Idaho Falls was worried the Senate might ice the puck and stop their efforts
The Associated Press reports that the Idaho Senate Local Government & Taxation Committee, in a squeaker of a vote at 5-4, approved a measure that would cap the taxable value of a possible Areva uranium enrichment plant near Idaho Falls at $400 million if the company invests at least $1 billion within seven years.
AP reports the committee also voted 7-2 to approve a separate bill to extend a sales tax exemption for production equipment that handles nuclear fuel. The two bills now go to the full Senate. The House has already approved both measures. Idaho Falls officials and building groups statewide are pulling out all the stops to land Areva's $2 billion plant.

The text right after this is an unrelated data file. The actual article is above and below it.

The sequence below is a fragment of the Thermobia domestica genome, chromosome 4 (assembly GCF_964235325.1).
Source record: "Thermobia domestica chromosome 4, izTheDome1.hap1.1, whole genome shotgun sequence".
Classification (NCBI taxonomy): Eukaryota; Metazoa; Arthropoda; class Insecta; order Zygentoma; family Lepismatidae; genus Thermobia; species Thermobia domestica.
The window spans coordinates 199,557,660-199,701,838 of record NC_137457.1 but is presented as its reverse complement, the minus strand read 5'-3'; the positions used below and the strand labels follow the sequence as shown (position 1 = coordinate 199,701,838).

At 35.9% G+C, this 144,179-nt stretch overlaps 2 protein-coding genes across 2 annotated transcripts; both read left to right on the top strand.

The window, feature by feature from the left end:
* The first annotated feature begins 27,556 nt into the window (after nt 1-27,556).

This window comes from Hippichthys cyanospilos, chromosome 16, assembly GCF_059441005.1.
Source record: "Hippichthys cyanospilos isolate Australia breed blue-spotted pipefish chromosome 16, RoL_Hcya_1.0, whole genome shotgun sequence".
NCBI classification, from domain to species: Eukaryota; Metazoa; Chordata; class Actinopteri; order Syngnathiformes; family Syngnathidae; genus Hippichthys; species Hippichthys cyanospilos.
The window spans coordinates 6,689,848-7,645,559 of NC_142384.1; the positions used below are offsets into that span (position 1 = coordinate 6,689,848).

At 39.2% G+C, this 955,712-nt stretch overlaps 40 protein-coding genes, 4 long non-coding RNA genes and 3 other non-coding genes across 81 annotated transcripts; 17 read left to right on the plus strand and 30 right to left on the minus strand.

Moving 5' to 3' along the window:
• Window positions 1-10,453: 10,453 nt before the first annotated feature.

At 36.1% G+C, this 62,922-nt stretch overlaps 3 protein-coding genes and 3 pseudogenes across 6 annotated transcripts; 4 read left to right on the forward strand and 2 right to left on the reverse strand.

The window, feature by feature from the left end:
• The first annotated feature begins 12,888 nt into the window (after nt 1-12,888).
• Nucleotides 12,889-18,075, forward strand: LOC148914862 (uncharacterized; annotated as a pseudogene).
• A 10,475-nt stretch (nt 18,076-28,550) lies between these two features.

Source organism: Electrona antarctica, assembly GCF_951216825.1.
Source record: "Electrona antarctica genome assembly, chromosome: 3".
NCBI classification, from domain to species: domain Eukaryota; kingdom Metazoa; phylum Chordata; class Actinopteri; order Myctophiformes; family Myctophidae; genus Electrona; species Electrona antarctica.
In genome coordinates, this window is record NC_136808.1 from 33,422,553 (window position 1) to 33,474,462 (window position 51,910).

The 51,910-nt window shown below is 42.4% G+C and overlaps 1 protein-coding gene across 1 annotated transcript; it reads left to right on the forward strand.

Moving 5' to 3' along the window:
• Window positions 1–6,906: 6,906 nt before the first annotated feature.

Areva has said it will make a decision within a few weeks on where to build the plant. The potential sites are in Washington, Ohio, Texas, New Mexico and Idaho. The company has promoted the need for tax incentives in all of the states, but has been particularly vocal about the need for Idaho to "be competitive." With high level Areva executives visiting all five states to promote the best possible terms for the company, the result is a mad scramble for the plant that has all the elegance of a face off in the second to last game of the Stanley Cup playoffs.
Back in Idaho opposition to the measure reportedly came from Senators who worried that one of Idaho's biggest employers, Micron Technologies of Boise, would now come to the legislature for the same deal. In 2005, lawmakers limited the taxable property valuation for Micron's semiconductor plant to $800 million, double Areva's limit should the new bill become law.
Economic development groups in Idaho Falls are probably knocking back a few double scotches tonight because they are still in the game.